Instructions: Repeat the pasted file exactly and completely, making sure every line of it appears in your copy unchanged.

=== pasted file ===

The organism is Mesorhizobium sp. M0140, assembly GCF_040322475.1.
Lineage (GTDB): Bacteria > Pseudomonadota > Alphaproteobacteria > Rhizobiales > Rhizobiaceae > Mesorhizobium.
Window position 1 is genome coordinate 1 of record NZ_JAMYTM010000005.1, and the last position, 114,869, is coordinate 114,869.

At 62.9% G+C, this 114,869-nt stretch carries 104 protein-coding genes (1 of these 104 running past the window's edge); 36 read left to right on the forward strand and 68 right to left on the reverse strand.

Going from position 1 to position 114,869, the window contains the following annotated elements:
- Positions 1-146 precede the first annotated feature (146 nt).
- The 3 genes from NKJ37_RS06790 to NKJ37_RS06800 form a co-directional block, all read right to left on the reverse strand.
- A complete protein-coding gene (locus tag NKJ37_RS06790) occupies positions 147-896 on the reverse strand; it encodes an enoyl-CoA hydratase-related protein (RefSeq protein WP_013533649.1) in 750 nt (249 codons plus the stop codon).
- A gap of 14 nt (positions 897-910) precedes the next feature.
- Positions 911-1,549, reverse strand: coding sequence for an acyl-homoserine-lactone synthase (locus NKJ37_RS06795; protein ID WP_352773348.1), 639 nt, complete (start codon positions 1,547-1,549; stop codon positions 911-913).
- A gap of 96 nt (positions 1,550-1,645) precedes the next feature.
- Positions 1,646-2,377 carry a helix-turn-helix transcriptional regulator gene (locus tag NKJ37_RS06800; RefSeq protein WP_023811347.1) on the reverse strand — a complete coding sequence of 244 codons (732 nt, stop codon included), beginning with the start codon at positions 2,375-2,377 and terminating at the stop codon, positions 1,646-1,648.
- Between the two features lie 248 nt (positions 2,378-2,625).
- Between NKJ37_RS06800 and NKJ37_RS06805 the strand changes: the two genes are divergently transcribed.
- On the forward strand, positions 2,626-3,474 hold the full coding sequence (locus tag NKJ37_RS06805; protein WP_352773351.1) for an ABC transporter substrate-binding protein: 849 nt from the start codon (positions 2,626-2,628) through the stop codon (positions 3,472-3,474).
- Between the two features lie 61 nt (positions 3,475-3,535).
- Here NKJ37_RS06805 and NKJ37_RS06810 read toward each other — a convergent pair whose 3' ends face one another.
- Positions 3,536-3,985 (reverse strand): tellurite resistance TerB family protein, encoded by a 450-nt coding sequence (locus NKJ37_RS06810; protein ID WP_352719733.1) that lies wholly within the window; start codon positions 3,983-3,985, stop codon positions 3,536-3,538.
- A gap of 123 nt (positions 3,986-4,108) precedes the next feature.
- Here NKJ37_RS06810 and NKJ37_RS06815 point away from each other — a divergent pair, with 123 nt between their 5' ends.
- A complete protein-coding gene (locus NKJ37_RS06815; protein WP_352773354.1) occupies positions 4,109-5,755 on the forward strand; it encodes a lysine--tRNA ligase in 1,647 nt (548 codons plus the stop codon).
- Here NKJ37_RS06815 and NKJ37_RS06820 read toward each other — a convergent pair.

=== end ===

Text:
The organism is Mesorhizobium sp. M0140, assembly GCF_040322475.1.
Lineage (GTDB): Bacteria > Pseudomonadota > Alphaproteobacteria > Rhizobiales > Rhizobiaceae > Mesorhizobium.
Window position 1 is genome coordinate 1 of record NZ_JAMYTM010000005.1, and the last position, 114,869, is coordinate 114,869.

At 62.9% G+C, this 114,869-nt stretch carries 104 protein-coding genes (1 of these 104 running past the window's edge); 36 read left to right on the forward strand and 68 right to left on the reverse strand.

Going from position 1 to position 114,869, the window contains the following annotated elements:
- Positions 1-146 precede the first annotated feature (146 nt).
- The 3 genes from NKJ37_RS06790 to NKJ37_RS06800 form a co-directional block, all read right to left on the reverse strand.
- A complete protein-coding gene (locus tag NKJ37_RS06790) occupies positions 147-896 on the reverse strand; it encodes an enoyl-CoA hydratase-related protein (RefSeq protein WP_013533649.1) in 750 nt (249 codons plus the stop codon).
- A gap of 14 nt (positions 897-910) precedes the next feature.
- Positions 911-1,549, reverse strand: coding sequence for an acyl-homoserine-lactone synthase (locus NKJ37_RS06795; protein ID WP_352773348.1), 639 nt, complete (start codon positions 1,547-1,549; stop codon positions 911-913).
- A gap of 96 nt (positions 1,550-1,645) precedes the next feature.
- Positions 1,646-2,377 carry a helix-turn-helix transcriptional regulator gene (locus tag NKJ37_RS06800; RefSeq protein WP_023811347.1) on the reverse strand — a complete coding sequence of 244 codons (732 nt, stop codon included), beginning with the start codon at positions 2,375-2,377 and terminating at the stop codon, positions 1,646-1,648.
- Between the two features lie 248 nt (positions 2,378-2,625).
- Between NKJ37_RS06800 and NKJ37_RS06805 the strand changes: the two genes are divergently transcribed.
- On the forward strand, positions 2,626-3,474 hold the full coding sequence (locus tag NKJ37_RS06805; protein WP_352773351.1) for an ABC transporter substrate-binding protein: 849 nt from the start codon (positions 2,626-2,628) through the stop codon (positions 3,472-3,474).
- Between the two features lie 61 nt (positions 3,475-3,535).
- Here NKJ37_RS06805 and NKJ37_RS06810 read toward each other — a convergent pair whose 3' ends face one another.
- Positions 3,536-3,985 (reverse strand): tellurite resistance TerB family protein, encoded by a 450-nt coding sequence (locus NKJ37_RS06810; protein ID WP_352719733.1) that lies wholly within the window; start codon positions 3,983-3,985, stop codon positions 3,536-3,538.
- A gap of 123 nt (positions 3,986-4,108) precedes the next feature.
- Here NKJ37_RS06810 and NKJ37_RS06815 point away from each other — a divergent pair, with 123 nt between their 5' ends.
- A complete protein-coding gene (locus NKJ37_RS06815; protein WP_352773354.1) occupies positions 4,109-5,755 on the forward strand; it encodes a lysine--tRNA ligase in 1,647 nt (548 codons plus the stop codon).
- Here NKJ37_RS06815 and NKJ37_RS06820 read toward each other — a convergent pair.